The only thing that flies faster than time is the progress of technology. Once after lunch, a chip-designing friend excused himself quickly with the deft explanation that Moore’s Law meant that he had to make his chip set 0.67 percent faster each week, even while on vacation. If he didn’t, the chips wouldn’t double in speed every two years.
Now that 2017 is here, it’s time to take stock of the technological changes ahead, if only to help you know where to place your bets in building programming skills for the future.
From the increasing security headache of the internet of things to machine learning everywhere, the future of programming keeps getting harder to predict.
The cloud will defeat Moore’s Law
There are naysayers who claim the chip companies have hit a wall. They’re no longer doubling chip speed every two years as they did during the halcyon years of the ’80s and ’90s. Perhaps -- but it doesn’t matter anymore because the boundaries between chips are less defined than ever.
In the past, the speed of the CPU in the box on your desk mattered because, well, you could only go as fast as the silicon hamster inside could spin its wheel. Buying a bigger, faster hamster every few years doubled your productivity, too.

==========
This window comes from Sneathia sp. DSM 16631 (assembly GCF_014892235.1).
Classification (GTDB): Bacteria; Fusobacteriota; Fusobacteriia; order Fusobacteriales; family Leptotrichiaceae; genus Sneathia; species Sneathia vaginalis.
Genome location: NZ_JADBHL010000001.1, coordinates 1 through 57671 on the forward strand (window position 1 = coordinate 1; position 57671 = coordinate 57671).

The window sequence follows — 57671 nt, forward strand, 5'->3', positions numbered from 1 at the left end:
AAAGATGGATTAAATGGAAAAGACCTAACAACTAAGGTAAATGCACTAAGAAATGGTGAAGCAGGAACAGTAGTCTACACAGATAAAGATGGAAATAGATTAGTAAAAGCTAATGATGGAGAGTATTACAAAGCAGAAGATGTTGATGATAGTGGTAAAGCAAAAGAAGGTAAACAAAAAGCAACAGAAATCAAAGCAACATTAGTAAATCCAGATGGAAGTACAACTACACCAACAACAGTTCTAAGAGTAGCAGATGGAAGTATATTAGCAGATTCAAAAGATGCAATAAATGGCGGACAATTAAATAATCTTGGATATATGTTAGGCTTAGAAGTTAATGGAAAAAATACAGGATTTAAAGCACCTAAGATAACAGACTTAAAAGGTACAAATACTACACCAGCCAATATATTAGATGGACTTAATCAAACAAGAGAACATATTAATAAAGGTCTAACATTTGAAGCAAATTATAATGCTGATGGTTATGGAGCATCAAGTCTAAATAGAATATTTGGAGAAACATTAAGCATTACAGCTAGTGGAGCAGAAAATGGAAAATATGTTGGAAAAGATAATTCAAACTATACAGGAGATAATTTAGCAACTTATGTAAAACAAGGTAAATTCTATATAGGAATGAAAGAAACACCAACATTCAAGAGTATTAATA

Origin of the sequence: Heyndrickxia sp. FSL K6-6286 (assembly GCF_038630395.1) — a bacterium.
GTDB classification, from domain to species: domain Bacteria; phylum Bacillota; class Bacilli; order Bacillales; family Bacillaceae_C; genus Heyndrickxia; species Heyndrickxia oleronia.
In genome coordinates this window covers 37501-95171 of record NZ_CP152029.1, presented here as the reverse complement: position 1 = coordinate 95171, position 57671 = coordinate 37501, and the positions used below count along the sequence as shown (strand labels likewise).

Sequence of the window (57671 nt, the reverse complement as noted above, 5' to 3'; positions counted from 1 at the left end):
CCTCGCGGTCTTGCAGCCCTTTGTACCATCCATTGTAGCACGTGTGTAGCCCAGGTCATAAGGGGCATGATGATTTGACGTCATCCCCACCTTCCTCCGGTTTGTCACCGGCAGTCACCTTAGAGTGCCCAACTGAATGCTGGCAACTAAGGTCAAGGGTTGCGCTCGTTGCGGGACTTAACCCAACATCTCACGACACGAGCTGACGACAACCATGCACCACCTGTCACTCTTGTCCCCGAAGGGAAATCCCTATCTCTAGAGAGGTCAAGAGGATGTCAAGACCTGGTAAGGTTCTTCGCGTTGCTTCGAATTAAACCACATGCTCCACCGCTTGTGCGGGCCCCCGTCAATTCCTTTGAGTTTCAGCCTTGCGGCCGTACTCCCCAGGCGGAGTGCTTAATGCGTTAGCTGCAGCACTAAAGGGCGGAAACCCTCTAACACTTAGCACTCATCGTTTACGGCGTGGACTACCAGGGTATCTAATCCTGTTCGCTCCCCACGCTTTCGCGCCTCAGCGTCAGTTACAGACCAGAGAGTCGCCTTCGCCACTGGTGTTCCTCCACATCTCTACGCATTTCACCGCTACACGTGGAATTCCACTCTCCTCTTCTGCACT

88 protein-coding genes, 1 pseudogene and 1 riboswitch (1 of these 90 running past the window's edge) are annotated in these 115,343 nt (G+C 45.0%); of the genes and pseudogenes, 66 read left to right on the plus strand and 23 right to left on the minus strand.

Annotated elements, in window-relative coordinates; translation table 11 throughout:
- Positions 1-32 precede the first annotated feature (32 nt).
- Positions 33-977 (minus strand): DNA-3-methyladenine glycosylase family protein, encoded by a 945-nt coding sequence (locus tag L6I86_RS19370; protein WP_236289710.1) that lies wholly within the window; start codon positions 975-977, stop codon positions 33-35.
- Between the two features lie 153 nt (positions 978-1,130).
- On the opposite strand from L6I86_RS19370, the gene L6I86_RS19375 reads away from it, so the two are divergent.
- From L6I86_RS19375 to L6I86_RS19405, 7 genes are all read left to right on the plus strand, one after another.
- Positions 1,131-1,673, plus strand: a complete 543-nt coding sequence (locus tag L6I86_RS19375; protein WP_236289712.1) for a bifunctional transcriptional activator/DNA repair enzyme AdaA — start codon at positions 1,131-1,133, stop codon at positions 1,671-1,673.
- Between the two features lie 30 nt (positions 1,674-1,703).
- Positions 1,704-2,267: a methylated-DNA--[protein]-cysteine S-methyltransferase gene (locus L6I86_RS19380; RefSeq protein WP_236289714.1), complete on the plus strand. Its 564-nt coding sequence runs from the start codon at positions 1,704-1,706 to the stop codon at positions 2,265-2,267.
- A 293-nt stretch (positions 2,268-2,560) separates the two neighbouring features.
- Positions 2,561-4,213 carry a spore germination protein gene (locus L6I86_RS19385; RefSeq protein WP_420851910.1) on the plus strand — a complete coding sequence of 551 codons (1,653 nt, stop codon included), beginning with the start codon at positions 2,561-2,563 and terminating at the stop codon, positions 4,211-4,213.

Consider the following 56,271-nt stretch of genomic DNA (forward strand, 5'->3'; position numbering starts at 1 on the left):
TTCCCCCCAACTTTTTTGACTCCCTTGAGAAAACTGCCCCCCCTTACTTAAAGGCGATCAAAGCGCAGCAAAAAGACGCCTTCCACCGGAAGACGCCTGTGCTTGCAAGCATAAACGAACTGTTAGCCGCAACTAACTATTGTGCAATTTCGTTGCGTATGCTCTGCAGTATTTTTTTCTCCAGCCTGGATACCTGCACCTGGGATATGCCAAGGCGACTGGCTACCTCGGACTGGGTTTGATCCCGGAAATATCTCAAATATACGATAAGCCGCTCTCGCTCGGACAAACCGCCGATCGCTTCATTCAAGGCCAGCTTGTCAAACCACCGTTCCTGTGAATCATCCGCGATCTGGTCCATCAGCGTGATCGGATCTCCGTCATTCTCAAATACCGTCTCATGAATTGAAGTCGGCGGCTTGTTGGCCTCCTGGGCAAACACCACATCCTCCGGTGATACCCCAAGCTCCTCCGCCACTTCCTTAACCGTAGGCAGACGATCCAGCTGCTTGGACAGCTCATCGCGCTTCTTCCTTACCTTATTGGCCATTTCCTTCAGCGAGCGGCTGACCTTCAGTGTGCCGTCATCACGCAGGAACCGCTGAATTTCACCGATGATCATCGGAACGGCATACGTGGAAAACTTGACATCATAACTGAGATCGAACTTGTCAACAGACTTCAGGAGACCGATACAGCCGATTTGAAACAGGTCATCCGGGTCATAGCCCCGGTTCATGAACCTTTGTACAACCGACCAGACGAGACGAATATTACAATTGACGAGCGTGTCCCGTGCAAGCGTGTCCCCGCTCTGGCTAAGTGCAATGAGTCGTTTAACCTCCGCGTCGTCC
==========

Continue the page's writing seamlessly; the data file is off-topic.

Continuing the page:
But now the CPU on your desk barely displays information on the screen. Most of the work is done in the cloud where it’s not clear how many hamsters are working on your job. When you search Google, their massive cloud could devote 10, 20, even 1,000 hamsters to finding the right answer for you.
The challenge for programmers is finding clever ways to elastically deploy just enough computing power to each user’s problem so that the solution comes fast enough and the user doesn’t get bored and wander off to a competitor’s site. There’s plenty of power available. The cloud companies will let you handle the crush of users, but you have to find algorithms that work easily in parallel, then arrange for the servers to work in synchrony.
IoT security will only get scarier
The Mirai botnet that unfolded in this past fall was a wake-up call for programmers who are creating the next generation of the internet of things. These clever little devices can be infected like any other computer, and they can use their internet connection to wreak havoc and let slip the dogs of war. And as everyone knows, dogs can pretend to be anyone on the internet.
The trouble is that the current supply chain for gadgets doesn’t have any mechanism for fixing software. The lifecycle of a gadget usually begins with a long trip from a manufacturing plant to a warehouse and finally to the user. It’s not usual for up to 10 months to unfold between assembly and first use. The gadgets are shipped halfway around the world over those long, lingering months. They sit in boxes waiting in shipping containers. Then they sit on pallets at big box stores or in warehouses. By the time they’re unpacked, anything could have happened to them.
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